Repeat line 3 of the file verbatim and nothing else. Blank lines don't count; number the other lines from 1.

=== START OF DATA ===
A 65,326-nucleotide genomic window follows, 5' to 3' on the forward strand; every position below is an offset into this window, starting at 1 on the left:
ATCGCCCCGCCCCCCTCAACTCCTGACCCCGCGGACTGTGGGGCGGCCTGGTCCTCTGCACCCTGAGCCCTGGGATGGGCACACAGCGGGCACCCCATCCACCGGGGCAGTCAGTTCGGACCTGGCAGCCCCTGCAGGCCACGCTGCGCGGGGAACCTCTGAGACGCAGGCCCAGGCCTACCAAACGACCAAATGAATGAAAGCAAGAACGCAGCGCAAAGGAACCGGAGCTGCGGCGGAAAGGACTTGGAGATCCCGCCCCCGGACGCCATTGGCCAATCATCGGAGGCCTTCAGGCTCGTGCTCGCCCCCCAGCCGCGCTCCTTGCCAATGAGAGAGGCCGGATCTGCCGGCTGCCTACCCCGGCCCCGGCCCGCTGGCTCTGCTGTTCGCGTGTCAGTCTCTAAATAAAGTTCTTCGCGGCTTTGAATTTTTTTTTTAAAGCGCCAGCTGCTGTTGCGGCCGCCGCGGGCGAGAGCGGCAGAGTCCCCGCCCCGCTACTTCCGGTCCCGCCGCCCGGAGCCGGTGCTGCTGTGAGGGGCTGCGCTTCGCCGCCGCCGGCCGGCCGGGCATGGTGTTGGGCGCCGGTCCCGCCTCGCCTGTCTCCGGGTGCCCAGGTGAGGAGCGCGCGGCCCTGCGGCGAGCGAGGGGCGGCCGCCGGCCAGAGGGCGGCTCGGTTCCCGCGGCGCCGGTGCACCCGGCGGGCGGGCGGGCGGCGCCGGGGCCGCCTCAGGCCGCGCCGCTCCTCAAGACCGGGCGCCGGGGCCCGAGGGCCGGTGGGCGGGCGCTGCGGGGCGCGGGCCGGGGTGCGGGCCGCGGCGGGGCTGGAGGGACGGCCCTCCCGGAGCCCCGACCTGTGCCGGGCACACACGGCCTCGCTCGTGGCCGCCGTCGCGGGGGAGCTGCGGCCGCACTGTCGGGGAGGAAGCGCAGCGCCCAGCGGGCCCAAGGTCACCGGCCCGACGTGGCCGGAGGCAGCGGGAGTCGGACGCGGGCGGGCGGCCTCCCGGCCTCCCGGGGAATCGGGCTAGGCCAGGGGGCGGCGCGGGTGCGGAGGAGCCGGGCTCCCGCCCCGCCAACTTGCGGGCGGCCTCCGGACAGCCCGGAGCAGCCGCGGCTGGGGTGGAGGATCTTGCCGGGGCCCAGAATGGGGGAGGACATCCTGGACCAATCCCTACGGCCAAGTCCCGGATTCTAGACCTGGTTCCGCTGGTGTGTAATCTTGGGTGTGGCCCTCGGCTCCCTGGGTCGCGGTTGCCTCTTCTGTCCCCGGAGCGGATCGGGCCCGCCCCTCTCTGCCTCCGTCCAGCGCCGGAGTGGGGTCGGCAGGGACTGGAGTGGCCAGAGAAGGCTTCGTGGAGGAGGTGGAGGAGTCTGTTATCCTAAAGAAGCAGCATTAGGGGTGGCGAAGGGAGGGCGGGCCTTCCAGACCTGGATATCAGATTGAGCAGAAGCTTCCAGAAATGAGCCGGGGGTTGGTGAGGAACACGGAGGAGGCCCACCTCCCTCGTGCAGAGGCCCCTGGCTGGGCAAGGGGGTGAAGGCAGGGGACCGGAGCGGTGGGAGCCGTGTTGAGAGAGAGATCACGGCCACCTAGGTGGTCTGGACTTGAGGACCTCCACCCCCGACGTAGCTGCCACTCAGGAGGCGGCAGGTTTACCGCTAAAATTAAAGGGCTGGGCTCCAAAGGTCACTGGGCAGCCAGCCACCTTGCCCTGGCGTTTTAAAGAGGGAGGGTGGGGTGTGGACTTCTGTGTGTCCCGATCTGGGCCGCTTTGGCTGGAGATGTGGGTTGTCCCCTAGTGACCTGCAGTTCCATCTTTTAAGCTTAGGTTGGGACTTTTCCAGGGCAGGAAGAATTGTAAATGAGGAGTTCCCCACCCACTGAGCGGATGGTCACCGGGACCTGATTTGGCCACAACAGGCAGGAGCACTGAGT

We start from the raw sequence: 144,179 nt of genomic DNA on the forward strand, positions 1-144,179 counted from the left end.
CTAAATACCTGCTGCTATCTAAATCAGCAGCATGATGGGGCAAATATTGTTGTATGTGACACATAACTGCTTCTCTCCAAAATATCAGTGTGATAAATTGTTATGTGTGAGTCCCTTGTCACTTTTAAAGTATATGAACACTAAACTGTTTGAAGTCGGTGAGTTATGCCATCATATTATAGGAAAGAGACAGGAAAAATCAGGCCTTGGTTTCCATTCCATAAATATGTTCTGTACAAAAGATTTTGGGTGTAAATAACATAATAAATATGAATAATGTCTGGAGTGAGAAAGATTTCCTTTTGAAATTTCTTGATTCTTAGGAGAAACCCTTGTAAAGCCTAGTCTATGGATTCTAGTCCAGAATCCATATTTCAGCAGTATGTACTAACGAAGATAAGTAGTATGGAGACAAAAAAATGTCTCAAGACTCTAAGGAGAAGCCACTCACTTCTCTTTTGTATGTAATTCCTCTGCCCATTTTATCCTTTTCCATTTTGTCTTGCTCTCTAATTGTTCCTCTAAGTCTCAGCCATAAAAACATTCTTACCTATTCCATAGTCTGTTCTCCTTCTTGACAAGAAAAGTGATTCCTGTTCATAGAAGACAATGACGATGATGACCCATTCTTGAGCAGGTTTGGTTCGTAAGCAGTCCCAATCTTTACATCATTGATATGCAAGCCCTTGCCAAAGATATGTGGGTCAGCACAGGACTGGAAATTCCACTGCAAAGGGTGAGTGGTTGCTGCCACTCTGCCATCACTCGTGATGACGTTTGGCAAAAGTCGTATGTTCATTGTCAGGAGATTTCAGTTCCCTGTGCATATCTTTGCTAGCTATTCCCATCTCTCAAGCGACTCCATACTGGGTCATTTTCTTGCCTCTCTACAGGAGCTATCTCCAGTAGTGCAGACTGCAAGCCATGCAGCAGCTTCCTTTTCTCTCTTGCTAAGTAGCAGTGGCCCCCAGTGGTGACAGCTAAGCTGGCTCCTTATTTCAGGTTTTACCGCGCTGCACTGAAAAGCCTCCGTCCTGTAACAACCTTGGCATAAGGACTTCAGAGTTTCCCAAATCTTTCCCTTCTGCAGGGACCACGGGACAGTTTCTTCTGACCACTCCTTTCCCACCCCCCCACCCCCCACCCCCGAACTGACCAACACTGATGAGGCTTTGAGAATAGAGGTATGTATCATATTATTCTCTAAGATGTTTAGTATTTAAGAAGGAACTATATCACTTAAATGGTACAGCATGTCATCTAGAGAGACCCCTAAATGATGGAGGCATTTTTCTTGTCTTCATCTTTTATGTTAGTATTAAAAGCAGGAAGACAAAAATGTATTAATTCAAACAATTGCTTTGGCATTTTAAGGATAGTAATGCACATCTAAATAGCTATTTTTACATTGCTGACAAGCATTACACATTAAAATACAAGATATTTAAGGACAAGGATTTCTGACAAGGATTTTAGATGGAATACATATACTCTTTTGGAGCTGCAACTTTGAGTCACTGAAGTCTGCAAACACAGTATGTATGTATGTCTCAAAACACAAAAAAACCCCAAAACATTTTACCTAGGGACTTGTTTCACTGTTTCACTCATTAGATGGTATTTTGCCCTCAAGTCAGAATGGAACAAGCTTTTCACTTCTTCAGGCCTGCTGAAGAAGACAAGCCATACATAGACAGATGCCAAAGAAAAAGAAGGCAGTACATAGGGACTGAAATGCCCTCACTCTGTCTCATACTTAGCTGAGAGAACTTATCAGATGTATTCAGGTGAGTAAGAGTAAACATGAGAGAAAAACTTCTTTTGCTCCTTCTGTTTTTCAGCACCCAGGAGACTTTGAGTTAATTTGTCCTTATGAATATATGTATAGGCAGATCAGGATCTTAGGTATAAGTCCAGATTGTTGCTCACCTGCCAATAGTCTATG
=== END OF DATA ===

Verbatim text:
We start from the raw sequence: 144,179 nt of genomic DNA on the forward strand, positions 1-144,179 counted from the left end.